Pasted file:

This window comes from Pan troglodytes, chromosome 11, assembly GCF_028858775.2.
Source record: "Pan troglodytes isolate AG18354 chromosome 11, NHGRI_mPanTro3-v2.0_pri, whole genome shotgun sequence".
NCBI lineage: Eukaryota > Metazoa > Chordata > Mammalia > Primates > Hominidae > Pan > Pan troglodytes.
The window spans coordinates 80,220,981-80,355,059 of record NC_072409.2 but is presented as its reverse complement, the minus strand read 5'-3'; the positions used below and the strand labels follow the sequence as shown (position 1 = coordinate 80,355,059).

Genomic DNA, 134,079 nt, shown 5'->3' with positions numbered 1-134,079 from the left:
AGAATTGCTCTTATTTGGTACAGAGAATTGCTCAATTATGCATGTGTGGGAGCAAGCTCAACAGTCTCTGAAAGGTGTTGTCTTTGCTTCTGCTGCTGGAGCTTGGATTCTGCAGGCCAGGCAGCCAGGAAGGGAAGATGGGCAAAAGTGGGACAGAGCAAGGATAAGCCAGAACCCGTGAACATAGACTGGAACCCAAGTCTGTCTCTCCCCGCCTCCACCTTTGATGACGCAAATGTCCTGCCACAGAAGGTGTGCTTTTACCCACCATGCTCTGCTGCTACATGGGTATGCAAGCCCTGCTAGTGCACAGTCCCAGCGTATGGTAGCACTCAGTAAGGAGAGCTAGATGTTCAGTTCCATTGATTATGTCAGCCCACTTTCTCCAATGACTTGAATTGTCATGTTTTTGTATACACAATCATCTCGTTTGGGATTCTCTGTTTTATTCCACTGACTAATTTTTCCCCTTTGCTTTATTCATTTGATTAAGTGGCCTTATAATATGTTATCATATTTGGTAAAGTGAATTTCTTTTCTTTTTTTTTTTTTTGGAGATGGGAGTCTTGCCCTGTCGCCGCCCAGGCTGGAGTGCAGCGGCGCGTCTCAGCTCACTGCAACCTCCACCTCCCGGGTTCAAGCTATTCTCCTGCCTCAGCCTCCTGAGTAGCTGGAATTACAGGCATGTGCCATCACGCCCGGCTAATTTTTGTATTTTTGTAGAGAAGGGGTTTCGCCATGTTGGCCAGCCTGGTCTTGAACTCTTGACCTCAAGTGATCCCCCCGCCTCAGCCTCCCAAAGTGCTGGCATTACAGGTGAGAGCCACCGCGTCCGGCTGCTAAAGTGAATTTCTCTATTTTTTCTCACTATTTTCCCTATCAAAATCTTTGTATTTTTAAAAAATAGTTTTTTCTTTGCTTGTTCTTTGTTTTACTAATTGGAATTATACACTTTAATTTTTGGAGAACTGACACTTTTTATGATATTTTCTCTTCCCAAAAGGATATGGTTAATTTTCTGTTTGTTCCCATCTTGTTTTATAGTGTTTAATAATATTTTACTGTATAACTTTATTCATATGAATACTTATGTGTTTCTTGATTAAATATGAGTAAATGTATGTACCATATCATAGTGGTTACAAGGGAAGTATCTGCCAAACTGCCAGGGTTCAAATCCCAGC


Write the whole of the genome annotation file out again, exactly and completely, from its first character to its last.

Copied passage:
This window comes from Pan troglodytes, chromosome 11, assembly GCF_028858775.2.
Source record: "Pan troglodytes isolate AG18354 chromosome 11, NHGRI_mPanTro3-v2.0_pri, whole genome shotgun sequence".
NCBI lineage: Eukaryota > Metazoa > Chordata > Mammalia > Primates > Hominidae > Pan > Pan troglodytes.
The window spans coordinates 80,220,981-80,355,059 of record NC_072409.2 but is presented as its reverse complement, the minus strand read 5'-3'; the positions used below and the strand labels follow the sequence as shown (position 1 = coordinate 80,355,059).

Genomic DNA, 134,079 nt, shown 5'->3' with positions numbered 1-134,079 from the left:
AGAATTGCTCTTATTTGGTACAGAGAATTGCTCAATTATGCATGTGTGGGAGCAAGCTCAACAGTCTCTGAAAGGTGTTGTCTTTGCTTCTGCTGCTGGAGCTTGGATTCTGCAGGCCAGGCAGCCAGGAAGGGAAGATGGGCAAAAGTGGGACAGAGCAAGGATAAGCCAGAACCCGTGAACATAGACTGGAACCCAAGTCTGTCTCTCCCCGCCTCCACCTTTGATGACGCAAATGTCCTGCCACAGAAGGTGTGCTTTTACCCACCATGCTCTGCTGCTACATGGGTATGCAAGCCCTGCTAGTGCACAGTCCCAGCGTATGGTAGCACTCAGTAAGGAGAGCTAGATGTTCAGTTCCATTGATTATGTCAGCCCACTTTCTCCAATGACTTGAATTGTCATGTTTTTGTATACACAATCATCTCGTTTGGGATTCTCTGTTTTATTCCACTGACTAATTTTTCCCCTTTGCTTTATTCATTTGATTAAGTGGCCTTATAATATGTTATCATATTTGGTAAAGTGAATTTCTTTTCTTTTTTTTTTTTTTGGAGATGGGAGTCTTGCCCTGTCGCCGCCCAGGCTGGAGTGCAGCGGCGCGTCTCAGCTCACTGCAACCTCCACCTCCCGGGTTCAAGCTATTCTCCTGCCTCAGCCTCCTGAGTAGCTGGAATTACAGGCATGTGCCATCACGCCCGGCTAATTTTTGTATTTTTGTAGAGAAGGGGTTTCGCCATGTTGGCCAGCCTGGTCTTGAACTCTTGACCTCAAGTGATCCCCCCGCCTCAGCCTCCCAAAGTGCTGGCATTACAGGTGAGAGCCACCGCGTCCGGCTGCTAAAGTGAATTTCTCTATTTTTTCTCACTATTTTCCCTATCAAAATCTTTGTATTTTTAAAAAATAGTTTTTTCTTTGCTTGTTCTTTGTTTTACTAATTGGAATTATACACTTTAATTTTTGGAGAACTGACACTTTTTATGATATTTTCTCTTCCCAAAAGGATATGGTTAATTTTCTGTTTGTTCCCATCTTGTTTTATAGTGTTTAATAATATTTTACTGTATAACTTTATTCATATGAATACTTATGTGTTTCTTGATTAAATATGAGTAAATGTATGTACCATATCATAGTGGTTACAAGGGAAGTATCTGCCAAACTGCCAGGGTTCAAATCCCAGC